The Importance Of Using Positive Words With Children

The Importance Of Using Positive Words With Children

In Parenting by Educational PlaycareLeave a Comment

Using Positive Words With ChildrenMost parents do their best to be polite, build their child’s self-esteem, and give them confidence, but there are days when one can be overwhelmed with work commitments, frustration, and stress, and that’s when we lose our cool and say things we really shouldn’t. The occasional outburst does not permanently scar a child, but frequent criticism and damaging statements can have a long-term negative impact.

Some days we all wish we could take back the words we say. Things we say can leave children feeling hurt, angry, and confused. Also, what comes out of your mouth may eventually come out of your child’s mouth, creating a whole new set of problems.

Let’s look at the most commonly used negative phrases we make and how we can change them into more positive expressions.


“Don’t cry” or “Don’t be a baby” or asking why a child is crying may not be interpreted by the child in the same way that we meant it. It’s natural to want to protect a child from such feelings, but at the same time for a toddler or a young child, it is hard to express themselves with words so they express their feelings with actions and tears. The word “Don’t” doesn’t make a child feel better, and it also can send the message that his emotions aren’t valid and that it’s not okay to be sad or scared.

Rather than denying that your child is feeling a particular way, acknowledge the emotion up front. By naming the real feelings that your child has, you’ll give him the words to express himself and you’ll show him what it means to be empathetic. Try, “I see that you’re upset about your lost toy.” or “It’s okay to be sad.” Ultimately, he’ll cry less and describe his emotions more instead.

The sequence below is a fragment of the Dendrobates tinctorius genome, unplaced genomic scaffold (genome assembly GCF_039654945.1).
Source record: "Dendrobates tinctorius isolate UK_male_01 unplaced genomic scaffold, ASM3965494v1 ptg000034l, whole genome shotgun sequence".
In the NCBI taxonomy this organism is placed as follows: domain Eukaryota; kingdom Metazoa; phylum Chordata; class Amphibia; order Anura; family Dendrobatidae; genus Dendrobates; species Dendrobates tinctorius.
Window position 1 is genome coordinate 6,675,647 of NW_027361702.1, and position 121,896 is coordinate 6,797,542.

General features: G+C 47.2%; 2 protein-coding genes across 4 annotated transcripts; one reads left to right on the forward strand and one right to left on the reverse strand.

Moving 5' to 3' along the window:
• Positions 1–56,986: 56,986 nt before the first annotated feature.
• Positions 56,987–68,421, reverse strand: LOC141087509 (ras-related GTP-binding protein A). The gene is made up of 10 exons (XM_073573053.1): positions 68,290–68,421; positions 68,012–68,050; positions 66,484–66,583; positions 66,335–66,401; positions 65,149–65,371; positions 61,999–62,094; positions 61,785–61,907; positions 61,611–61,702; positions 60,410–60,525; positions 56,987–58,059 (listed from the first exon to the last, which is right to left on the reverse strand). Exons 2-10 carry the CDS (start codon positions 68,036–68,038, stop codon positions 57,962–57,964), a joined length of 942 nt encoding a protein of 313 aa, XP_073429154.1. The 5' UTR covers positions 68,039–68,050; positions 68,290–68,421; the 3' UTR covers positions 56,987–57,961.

“Why Can’t You Be More Like…”

Comparison almost always backfires. Although it might seem like a good idea to hold a sibling or a friend as a shining example to encourage your child to be more like them, it doesn’t usually work out that way. Just like adults, children do not like to be compared. Children develop at their own pace and have their own temperament and personality. Comparing your child to someone else implies that you wish he or she were different. Making comparisons also won’t help if you’re trying to change your child’s behavior.

Being pressured to do something your child is not ready for can be confusing to a child and can undermine his self-confidence. He is also likely to resent you and resolve not to do what you want, in a test of wills. Comparing your child’s achievements to someone else’s reveals your disappointment in his success and can diminish any pride he feels in his accomplishment. Instead, encourage his current achievements by appreciating what he is doing well.

“You are so…”

Name-calling is not an adult behavior. You should never call your child negative names and labels. Instead, explain what you don’t like about his behavior and why. You might forget that you introduced him as the “shy one” or said in front of him that he had “a mean streak” but your child will forever remember it and hold it in his heart. He may even come to believe it.

Showing disappointment towards his mistakes only cuts dangerously deeper into him. Don’t discourage him from attempting something he wants because you’re afraid he won’t succeed. A far better approach is to address the specific behavior and leave the adjectives about your child’s personality out of it.

“I’m busy, don’t bother me!”

When you routinely tell your child, “Don’t bother me” or “I’m busy,” they internalize that message. They begin to think there is no point in talking to you because you are always brushing them off. If you set up that pattern when your children are small, then they may be less likely to tell you things as they get older.

As hard as it is, making time for your children – real time – is the single most important thing you can do to have a positive impact on your child’s wellbeing. From infancy, children should get in the habit of seeing their parents as someone they can depend on. Someone they can always count on to take the time to listen to them and help them to solve their problems. If you find that your life is too busy to spend time with your children, consider making a change be it in your professional or personal life. Your children will thank you for it.

“Great Job!”

Repetitive praise loses its value over time. Positive reinforcement, after all, is one of the most effective tools a parent has. The trouble comes in when the praise is vague. Tossing out “Great job!” for every little thing your child does, becomes meaningless. Children tune it out. They can also tell the difference between praise for doing something simple and praise for a real effort.

Research has shown that tossing out a generic phrase like “Good boy” or “Way to go” every time your child masters a skill makes him dependent on your affirmation rather than his own motivation. Praise only those accomplishments that require real effort and be as specific as you can about why you are proud.

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